It has been observed that the relative molar concentration of each of the compounds entering the solvent mixture influences the growth kinetics and size distribution of the nanocrystals, and therefore the mixture generally comprises 50 to 90% in moles of alkyl amine, for example HDA.
The preferred molar concentration is from 60 to 80% in moles of alkyl amine, for example HDA.
During a typical implementation of this method, the solvent mixture, for example TOPO/HDA and the oxide, for example CdO, are heated in a flask above the melting temperature of the solvents, this temperature is therefore generally above 60° C., preferably from 150 to 250° C.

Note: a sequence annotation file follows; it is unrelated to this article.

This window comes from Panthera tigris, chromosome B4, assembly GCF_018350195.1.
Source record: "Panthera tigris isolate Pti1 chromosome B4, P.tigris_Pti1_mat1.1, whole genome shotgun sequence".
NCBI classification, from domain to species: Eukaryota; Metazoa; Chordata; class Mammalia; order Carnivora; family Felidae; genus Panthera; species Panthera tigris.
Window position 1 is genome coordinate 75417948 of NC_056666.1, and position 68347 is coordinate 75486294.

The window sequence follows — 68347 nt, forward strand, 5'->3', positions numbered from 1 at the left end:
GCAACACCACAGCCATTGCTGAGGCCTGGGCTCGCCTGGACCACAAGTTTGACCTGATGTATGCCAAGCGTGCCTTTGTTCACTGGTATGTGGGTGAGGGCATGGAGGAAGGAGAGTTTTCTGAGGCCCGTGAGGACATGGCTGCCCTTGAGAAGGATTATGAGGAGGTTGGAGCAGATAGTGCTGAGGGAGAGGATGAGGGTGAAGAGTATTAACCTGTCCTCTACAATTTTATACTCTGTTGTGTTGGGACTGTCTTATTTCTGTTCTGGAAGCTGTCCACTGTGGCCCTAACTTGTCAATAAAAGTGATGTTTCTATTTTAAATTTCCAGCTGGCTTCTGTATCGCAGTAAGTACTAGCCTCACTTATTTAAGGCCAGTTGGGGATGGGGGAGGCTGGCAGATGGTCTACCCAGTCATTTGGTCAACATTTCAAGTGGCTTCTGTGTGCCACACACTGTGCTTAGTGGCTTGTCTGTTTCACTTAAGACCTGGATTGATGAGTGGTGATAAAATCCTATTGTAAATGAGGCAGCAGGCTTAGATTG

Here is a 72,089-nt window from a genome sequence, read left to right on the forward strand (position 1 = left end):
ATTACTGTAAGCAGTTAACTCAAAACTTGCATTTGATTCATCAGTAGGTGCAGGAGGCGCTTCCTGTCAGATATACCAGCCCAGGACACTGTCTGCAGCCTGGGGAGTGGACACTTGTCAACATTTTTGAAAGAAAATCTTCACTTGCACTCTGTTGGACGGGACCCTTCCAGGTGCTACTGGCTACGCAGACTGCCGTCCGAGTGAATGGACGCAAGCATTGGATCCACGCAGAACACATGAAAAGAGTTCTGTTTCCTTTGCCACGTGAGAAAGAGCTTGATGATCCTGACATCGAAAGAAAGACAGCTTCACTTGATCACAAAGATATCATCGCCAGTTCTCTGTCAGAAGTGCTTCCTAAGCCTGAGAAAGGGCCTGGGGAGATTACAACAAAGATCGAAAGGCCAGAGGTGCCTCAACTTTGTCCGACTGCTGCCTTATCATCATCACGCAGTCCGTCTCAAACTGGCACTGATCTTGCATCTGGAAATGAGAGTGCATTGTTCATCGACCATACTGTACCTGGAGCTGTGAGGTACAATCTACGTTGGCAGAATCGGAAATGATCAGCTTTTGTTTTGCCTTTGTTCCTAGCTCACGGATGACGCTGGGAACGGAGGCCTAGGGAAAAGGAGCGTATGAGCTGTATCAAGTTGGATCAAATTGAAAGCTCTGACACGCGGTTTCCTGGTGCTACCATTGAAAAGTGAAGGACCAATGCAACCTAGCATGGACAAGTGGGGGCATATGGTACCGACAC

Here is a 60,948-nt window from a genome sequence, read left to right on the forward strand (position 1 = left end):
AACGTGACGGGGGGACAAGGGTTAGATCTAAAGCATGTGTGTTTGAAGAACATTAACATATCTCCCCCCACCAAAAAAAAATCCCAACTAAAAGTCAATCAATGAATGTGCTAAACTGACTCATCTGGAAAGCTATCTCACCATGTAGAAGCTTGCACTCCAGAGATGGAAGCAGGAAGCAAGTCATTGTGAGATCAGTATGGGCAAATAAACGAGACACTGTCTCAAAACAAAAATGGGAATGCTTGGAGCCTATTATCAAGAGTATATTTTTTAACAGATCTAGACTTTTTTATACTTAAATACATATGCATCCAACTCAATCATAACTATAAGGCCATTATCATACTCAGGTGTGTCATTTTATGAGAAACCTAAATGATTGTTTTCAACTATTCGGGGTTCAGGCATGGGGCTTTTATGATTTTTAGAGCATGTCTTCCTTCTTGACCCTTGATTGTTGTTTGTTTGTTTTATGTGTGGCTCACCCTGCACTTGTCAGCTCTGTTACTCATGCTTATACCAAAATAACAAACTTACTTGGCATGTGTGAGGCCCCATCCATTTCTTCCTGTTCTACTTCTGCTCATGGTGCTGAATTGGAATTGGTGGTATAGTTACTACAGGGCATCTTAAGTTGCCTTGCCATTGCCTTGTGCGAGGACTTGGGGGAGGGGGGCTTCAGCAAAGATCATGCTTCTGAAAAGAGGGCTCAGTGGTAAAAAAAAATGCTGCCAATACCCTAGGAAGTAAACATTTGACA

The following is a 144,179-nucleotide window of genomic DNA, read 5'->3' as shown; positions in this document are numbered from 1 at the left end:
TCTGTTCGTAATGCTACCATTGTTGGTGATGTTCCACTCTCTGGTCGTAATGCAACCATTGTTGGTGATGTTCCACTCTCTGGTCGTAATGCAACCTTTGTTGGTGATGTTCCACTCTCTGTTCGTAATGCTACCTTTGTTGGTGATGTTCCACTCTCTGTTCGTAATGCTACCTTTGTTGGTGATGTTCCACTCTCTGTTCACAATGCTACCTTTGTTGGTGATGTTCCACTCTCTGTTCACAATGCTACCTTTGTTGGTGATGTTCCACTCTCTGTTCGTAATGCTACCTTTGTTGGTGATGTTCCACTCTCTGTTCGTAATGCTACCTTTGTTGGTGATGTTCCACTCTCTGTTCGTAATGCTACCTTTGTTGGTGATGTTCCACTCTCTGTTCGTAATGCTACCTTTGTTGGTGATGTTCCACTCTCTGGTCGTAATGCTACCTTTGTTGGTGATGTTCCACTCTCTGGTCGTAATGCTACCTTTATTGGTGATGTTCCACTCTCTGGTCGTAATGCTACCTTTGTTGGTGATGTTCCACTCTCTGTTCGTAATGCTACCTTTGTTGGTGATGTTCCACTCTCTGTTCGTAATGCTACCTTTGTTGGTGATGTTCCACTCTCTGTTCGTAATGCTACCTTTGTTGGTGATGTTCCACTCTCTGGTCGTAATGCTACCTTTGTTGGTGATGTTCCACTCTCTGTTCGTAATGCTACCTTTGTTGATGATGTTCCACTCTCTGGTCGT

The complexing agent, such as DDPA, is then added, then the temperature is raised to around 260-300° C. During this heating, the powder of oxide, such as CdO, dissolves and a colourless and transparent solution, in the case of CdO, is formed.
The temperature of the complexation reaction depends to a large extent on the relative quantities of the two compounds forming the solvent, for example HDA and TOPO, and decreases when the relative concentration in trialkyl phosphine oxide, for example in TOPO, increases.
The solution of B, for example Se, in the trialkyl phosphine, for example TOP, is prepared separately at ambient temperature, then very rapidly injected into the flask. The temperature of the reactive mixture in the flask during the injection is of crucial importance. It must, preferably, be between 240 and 300° C.